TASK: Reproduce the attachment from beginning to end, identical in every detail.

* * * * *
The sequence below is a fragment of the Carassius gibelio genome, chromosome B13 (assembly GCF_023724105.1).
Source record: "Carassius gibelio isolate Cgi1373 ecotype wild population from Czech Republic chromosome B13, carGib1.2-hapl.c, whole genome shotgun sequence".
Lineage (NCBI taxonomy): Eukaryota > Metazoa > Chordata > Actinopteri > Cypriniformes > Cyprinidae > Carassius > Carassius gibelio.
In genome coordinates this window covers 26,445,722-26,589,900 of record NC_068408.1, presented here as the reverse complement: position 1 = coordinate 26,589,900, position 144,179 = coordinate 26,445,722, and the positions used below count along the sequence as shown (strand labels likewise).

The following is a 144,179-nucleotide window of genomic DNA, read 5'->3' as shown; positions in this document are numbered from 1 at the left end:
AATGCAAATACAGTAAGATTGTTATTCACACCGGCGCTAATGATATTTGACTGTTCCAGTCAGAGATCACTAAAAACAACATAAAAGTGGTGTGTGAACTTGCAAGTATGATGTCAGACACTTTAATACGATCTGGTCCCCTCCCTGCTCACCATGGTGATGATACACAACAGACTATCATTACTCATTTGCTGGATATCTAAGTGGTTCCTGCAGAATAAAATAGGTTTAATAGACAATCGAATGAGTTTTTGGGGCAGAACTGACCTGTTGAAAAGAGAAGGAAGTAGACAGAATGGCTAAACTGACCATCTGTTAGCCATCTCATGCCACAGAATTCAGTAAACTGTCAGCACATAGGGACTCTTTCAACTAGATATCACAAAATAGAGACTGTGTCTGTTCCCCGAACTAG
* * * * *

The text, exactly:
The sequence below is a fragment of the Carassius gibelio genome, chromosome B13 (assembly GCF_023724105.1).
Source record: "Carassius gibelio isolate Cgi1373 ecotype wild population from Czech Republic chromosome B13, carGib1.2-hapl.c, whole genome shotgun sequence".
Lineage (NCBI taxonomy): Eukaryota > Metazoa > Chordata > Actinopteri > Cypriniformes > Cyprinidae > Carassius > Carassius gibelio.
In genome coordinates this window covers 26,445,722-26,589,900 of record NC_068408.1, presented here as the reverse complement: position 1 = coordinate 26,589,900, position 144,179 = coordinate 26,445,722, and the positions used below count along the sequence as shown (strand labels likewise).

The following is a 144,179-nucleotide window of genomic DNA, read 5'->3' as shown; positions in this document are numbered from 1 at the left end:
AATGCAAATACAGTAAGATTGTTATTCACACCGGCGCTAATGATATTTGACTGTTCCAGTCAGAGATCACTAAAAACAACATAAAAGTGGTGTGTGAACTTGCAAGTATGATGTCAGACACTTTAATACGATCTGGTCCCCTCCCTGCTCACCATGGTGATGATACACAACAGACTATCATTACTCATTTGCTGGATATCTAAGTGGTTCCTGCAGAATAAAATAGGTTTAATAGACAATCGAATGAGTTTTTGGGGCAGAACTGACCTGTTGAAAAGAGAAGGAAGTAGACAGAATGGCTAAACTGACCATCTGTTAGCCATCTCATGCCACAGAATTCAGTAAACTGTCAGCACATAGGGACTCTTTCAACTAGATATCACAAAATAGAGACTGTGTCTGTTCCCCGAACTAG